Government Shutdown Forces Mississippi Head Starts to Close - WHLT 22 Connecting the Pine Belt

Government Shutdown Forces Mississippi Head Starts to Close

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Cuts in education funding increase all the time, but what happens when the government shutdown means no grants at all?

The longer the impasse last, the more likely it'll be that public schools and universities could be affected.  A program in the most immediate danger, however is Head Start.

More than 1 million pre-schoolers across the US could be affected.  About 20 districts in 11 states had to close their doors October 1.  Day one of the shut down happened to also be day one of their grant cycle.

One of these - the 5 County ChildDdevelopment Program consists of Simpson, Lawrence, Covington and Jefferson Davis Counties.

Children too young to understand what's going on in Washington only know that they can't go to school.

"Of course being that we're a single purpose agency, our options were to shut down because we didn't have funds to operate past the normal funding," Executive Director Jonathan Bines said.

He said since closing the doors October first, he's concerned about the parents of nearly 900 3-5-year-olds who ask him what to do in an area with limited child-care options and even more limited funds.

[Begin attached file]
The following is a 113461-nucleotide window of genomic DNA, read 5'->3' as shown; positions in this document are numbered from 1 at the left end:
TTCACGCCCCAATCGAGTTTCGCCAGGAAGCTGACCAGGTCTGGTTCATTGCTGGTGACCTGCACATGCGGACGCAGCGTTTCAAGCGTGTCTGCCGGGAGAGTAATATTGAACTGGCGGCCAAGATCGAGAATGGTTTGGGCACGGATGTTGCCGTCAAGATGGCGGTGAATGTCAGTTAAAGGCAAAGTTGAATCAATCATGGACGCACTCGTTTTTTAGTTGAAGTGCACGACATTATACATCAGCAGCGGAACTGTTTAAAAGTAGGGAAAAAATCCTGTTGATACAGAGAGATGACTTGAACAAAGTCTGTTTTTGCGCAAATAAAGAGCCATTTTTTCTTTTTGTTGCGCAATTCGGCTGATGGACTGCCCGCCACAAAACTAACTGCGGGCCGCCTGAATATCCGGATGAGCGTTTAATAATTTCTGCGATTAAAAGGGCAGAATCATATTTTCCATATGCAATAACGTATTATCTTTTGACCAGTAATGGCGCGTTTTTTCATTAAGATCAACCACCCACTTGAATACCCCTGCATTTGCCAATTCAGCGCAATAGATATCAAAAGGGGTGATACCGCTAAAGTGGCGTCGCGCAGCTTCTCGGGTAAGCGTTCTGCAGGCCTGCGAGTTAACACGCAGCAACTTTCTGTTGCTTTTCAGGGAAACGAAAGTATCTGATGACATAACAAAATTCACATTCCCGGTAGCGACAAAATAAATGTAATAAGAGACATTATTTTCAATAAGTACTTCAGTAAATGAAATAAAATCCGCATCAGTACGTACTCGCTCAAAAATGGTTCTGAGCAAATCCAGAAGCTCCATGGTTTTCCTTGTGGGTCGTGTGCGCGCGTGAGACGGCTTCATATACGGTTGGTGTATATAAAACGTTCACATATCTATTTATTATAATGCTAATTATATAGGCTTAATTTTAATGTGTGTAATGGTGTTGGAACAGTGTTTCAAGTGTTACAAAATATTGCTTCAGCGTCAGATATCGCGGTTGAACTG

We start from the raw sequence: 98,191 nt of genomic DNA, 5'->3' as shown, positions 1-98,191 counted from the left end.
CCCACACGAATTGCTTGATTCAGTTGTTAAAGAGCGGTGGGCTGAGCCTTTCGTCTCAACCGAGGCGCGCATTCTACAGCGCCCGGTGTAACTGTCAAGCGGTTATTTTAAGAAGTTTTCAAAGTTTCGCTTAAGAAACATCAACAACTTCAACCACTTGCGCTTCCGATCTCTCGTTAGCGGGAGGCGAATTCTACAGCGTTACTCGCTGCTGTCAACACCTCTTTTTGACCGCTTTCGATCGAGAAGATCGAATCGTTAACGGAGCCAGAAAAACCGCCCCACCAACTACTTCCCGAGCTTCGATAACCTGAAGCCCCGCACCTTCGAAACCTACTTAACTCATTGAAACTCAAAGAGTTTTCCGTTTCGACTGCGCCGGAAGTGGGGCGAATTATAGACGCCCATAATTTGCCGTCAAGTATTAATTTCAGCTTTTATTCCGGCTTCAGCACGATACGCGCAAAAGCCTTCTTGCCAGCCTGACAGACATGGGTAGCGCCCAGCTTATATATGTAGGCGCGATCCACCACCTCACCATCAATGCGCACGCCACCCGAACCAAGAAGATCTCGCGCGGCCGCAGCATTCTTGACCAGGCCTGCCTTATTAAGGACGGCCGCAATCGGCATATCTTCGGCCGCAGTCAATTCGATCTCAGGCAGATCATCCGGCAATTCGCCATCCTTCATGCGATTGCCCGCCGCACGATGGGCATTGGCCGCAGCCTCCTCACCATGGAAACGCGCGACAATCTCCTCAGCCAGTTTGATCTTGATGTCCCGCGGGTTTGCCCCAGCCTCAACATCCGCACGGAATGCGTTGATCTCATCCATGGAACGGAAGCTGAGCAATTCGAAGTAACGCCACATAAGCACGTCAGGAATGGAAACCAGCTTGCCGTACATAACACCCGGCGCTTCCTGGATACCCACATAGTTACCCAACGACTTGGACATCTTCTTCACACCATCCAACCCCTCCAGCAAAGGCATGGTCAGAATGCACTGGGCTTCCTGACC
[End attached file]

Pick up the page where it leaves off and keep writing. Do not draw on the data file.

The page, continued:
He said empty classrooms amount to hundreds of unpaid teachers and administrators who, in turn, will not be able to contribute to the local economy.

Besides that, Bines said without Head Start these students could fall behind where they should be when they start kindergarten.

"Head Start provides a very valuable service for children from disadvantaged backgrounds," Bines Said.  "Just like it states, it gives children a head start because of the wide array of services that we offer."

Luckily, Bines said he recently learned that philanthropists Laura and John Arnold are donating about $10-million to help support the centers that had to close.

"They took the reigns and decided to make a difference for the children that it's affecting, so we will be looking into that," Bines said.

He hopes to have kids back in the classrooms for the remainder of the month thanks to these funds.  And in the future, he plans on promoting community partnerships to avoid closures in the future.

"We're going to be looking at different ways to see how can we raise money in an event that an emergency happens of this nature, maybe we can support the program to sustain a little while until another grant funding day comes around," Bines said.

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